Bankers' Association calls for temperance over fees
The Caribbean Association of Banks (CAB) is warning against any attempt by the Jamaican Government to legislate fees, suggesting that market forces should continue to determine fair prices for services delivered by regional banks.
In a release issued yesterday, the CAB said "banks charge fees to recover the costs associated with various products and services and it would be risky to legislate limits or cap these fees in any way. All banks have the right to cover cost and make a return for its shareholders."
The CAB said, "Limiting the fees would make the regulation or regulator jointly responsible for any losses resulting from the bank not being able to cover its cost in the normal course of business."
The organisation is instead advocating measures promoting full disclosure by local banks, which practice, it says, will allow consumers to make more informed choices in relation to banking fees.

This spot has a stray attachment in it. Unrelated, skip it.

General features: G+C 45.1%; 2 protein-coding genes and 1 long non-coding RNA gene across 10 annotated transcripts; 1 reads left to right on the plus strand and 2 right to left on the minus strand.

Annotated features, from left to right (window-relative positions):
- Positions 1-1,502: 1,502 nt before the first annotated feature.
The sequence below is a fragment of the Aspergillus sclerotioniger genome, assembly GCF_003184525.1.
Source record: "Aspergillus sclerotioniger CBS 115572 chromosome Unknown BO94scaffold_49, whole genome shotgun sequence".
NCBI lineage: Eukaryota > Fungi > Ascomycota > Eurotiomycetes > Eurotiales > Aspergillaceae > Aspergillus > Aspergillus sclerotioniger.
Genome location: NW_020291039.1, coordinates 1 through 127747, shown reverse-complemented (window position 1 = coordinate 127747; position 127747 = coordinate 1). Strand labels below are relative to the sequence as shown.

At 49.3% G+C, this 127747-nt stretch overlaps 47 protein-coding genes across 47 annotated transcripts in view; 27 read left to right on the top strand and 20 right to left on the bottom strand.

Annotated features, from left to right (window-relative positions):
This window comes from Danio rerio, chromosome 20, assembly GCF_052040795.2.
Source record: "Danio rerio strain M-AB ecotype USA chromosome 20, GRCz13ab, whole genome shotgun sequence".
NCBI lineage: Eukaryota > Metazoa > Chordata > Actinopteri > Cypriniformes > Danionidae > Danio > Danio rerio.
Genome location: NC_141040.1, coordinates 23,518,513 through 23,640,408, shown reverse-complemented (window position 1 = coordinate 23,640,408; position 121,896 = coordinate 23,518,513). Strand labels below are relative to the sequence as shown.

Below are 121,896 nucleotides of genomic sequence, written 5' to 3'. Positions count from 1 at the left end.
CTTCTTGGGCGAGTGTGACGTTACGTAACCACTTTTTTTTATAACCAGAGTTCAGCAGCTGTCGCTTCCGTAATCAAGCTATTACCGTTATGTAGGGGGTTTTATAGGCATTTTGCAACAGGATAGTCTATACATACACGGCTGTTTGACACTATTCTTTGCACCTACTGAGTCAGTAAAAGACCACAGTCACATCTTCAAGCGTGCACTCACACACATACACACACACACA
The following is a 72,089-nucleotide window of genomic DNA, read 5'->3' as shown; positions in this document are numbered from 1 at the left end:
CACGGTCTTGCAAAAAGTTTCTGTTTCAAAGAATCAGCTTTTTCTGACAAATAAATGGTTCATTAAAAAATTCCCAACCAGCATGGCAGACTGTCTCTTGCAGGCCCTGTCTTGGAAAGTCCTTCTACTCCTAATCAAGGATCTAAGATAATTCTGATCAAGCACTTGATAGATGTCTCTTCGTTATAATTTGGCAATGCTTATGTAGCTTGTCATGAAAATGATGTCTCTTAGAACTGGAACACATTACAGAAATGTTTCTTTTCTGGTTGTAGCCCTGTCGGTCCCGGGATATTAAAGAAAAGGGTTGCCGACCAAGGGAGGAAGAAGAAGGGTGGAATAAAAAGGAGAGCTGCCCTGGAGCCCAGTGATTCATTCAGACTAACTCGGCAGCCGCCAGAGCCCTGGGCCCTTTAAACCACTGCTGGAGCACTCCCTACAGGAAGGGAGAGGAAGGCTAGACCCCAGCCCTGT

"Any regulation which requires full disclosure is likely to be more beneficial than legislating fees in any way as the public would then be aware and able to make an informed choice."
The St Lucia-based CAB was responding to ongoing public discussions around banking fees in Jamaica.
A recently released Bank of Jamaica survey of fees and charges indicated that there was a 30.8 per cent increase in fees charged since 2010 by local banks. In some instances, individual charges had risen by up to 100 per cent.
The Bankers' Association of Jamaica also issued a statement on Monday, calling for the public to await the findings of the Select Committee of the House of Representatives on Economy and Production, which is to examine the fees.
The CAB notes that "the issue of banking fees is not unique to Jamaica or any one country in the region. In fact, the ECCB (Eastern Caribbean Central Bank) also has a code of banking practice which, among other things, speaks to the proper disclosure of banking fees even though the code is not legally binding".
The Caribbean body concludes that allowing market forces to influence what fees are charged and the level of increase "is the best regulator in relation to banks that may wish to charge excessive fees".
It suggests that its members provide fee information to the public on their website, brochures, and in banking halls.